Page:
A contactless card paymnt

Tap, tap, tap: a brief history of contactless payments

We tap, we wait for the beep, we go. Contactless has become such a part of everyday life that it’s hard to remember that the payment technology has only been with us for a few years. The first ever hint of contactless was a bus card issued in Seoul back in 1995, but it didn’t really hit the big time until the first contactless Barclaycard appeared 12 years later in 2007.

Barclaycard has played a key role in the evolution of contactless payments in the UK as a leader in this space, responsible for processing more than half of the UK’s credit and debit card transactions.

Now, as the contactless limit increases this month up to £100 we share a timeline of the key innovations over the years, from the first ever contactless payments, to the role contactless played during the COVID-19 pandemic, and beyond. Where have we been and where are we going?

  • 1995: The first recorded contactless payment was taken by the Seoul Bus Transport Association.
  • 2007: Barclaycard pioneers contactless payments in the UK with the OnePulse card, a
  • contactless debit card/Oyster card hybrid designed to be used across the TfL network and around 6,000 retailers. The spending limit per transaction is initially set at £10.
  • 2010: As contactless becomes ever more popular, the contactless payment limit is increased to £15.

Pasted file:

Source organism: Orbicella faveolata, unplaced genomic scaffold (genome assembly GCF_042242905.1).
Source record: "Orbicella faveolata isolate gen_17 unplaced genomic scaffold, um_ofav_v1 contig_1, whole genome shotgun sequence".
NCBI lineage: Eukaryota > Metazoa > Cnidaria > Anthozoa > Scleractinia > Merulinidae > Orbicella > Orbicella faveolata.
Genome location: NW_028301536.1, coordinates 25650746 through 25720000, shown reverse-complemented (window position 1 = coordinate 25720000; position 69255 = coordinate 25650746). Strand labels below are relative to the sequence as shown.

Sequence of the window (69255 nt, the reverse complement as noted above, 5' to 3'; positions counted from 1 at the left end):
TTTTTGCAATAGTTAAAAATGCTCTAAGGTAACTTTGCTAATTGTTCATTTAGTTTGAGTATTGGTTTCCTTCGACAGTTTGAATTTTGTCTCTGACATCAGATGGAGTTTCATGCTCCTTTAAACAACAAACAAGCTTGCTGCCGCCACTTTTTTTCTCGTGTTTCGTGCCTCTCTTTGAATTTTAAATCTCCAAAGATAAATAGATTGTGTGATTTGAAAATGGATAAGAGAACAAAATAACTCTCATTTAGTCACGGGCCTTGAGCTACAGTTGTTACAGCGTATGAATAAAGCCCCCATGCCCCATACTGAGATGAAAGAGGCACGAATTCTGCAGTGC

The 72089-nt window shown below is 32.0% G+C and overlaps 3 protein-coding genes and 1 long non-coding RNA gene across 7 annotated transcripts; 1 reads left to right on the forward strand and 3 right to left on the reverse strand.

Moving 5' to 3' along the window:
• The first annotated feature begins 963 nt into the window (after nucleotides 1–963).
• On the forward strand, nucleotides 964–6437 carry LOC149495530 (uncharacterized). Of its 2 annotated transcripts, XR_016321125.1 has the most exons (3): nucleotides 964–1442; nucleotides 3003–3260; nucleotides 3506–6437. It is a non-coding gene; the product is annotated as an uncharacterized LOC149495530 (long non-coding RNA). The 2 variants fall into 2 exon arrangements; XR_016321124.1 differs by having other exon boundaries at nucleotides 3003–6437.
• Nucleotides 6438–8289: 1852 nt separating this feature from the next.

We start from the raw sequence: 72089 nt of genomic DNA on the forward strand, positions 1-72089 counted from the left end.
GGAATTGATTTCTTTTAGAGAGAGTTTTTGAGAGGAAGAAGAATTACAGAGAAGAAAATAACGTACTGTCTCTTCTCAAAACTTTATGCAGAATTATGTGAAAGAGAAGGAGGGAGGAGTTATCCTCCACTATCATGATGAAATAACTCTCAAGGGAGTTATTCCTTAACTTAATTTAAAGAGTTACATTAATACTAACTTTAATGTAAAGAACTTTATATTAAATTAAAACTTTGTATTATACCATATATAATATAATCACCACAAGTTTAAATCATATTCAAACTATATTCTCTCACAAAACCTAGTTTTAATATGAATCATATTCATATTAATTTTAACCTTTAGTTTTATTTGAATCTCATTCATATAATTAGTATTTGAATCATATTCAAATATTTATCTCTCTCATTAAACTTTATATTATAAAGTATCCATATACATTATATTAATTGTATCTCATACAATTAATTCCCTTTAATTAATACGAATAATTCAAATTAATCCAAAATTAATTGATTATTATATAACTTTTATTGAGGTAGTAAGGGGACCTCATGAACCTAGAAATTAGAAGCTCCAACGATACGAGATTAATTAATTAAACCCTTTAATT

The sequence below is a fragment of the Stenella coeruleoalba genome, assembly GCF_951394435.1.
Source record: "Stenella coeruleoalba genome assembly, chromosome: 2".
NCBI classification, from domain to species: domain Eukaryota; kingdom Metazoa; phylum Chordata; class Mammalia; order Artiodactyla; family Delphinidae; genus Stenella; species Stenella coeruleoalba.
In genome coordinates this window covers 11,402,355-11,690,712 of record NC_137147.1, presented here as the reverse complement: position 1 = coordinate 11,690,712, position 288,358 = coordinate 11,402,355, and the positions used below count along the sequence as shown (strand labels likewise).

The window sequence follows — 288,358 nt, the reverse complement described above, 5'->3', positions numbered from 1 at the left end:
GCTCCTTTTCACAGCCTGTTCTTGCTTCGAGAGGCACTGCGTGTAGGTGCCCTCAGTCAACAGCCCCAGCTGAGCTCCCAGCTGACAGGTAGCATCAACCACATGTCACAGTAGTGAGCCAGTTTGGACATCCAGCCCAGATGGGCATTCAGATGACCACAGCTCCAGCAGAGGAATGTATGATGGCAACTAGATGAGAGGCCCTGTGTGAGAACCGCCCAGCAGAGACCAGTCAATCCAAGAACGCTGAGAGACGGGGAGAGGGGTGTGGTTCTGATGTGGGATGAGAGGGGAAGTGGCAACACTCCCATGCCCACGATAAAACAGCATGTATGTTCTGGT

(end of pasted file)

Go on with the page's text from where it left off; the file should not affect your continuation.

• 2011: The world’s first mobile payment device is launched in a partnership between Barclaycard and Orange (Quick Tap).
  • 2012: Barclaycard launches the UK’s first wearable payment tech, Barclaycard PayBand and PayTag stickers that go on back of phone so it can be used as a type of contactless “card”. The contactless payment limit increases again, this time from £15 to £20 and TfL enables London buses to accept contactless payments, further streamlining the commute for Londoners.
  • 2014: Those yellow Oyster contactless readers we all know and love appear across the TfL network.
  • 2015: Barclaycard creates the nation’s first “payments fashion wearables” through partnerships with TOPSHOP and Lyle & Scott. The spending cap creeps up again to £30, where it stays right up to the outbreak of the Covid-19 pandemic in 2020.
  • 2016: Things get really interesting, as Barclaycard’s launch of contactless payments on Android allows customers to make mobile payments up to the value of £100.
  • 2017: Barclaycard celebrates ten years of contactless payments in the UK.
  • 2020: we see the contactless limit increase from £30 to £45 across UK retailers to lessen handling of cash and chip and pin, to help prevent the spread of coronavirus.
  • 2021: On 15 October, the contactless limit will increase again to £100.

This latest evolution in contactless seems particularly significant because it means that most items shoppers pick up when they are out and about will be able to be paid for safely, quickly and efficiently.

Commenting on the latest increase to the contactless limit, Paul Adams, Head of Acquiring for Barclaycard Payments, said, “We are again taking a leading role in the rollout of the new limit and we will be updating our card readers from 15 October. By working closely with our clients and industry stakeholders we want to ensure a smooth transition for both merchants and consumers to the higher threshold. Contactless has proved to be a popular choice for consumers over the past year and in according to UK Finance, it now accounts for more than a quarter (27 per cent) of all UK payments. The increase to £100 will enable quick and safe payments for even more transactions such as the weekly shop, filling up at the petrol station and more meals out.”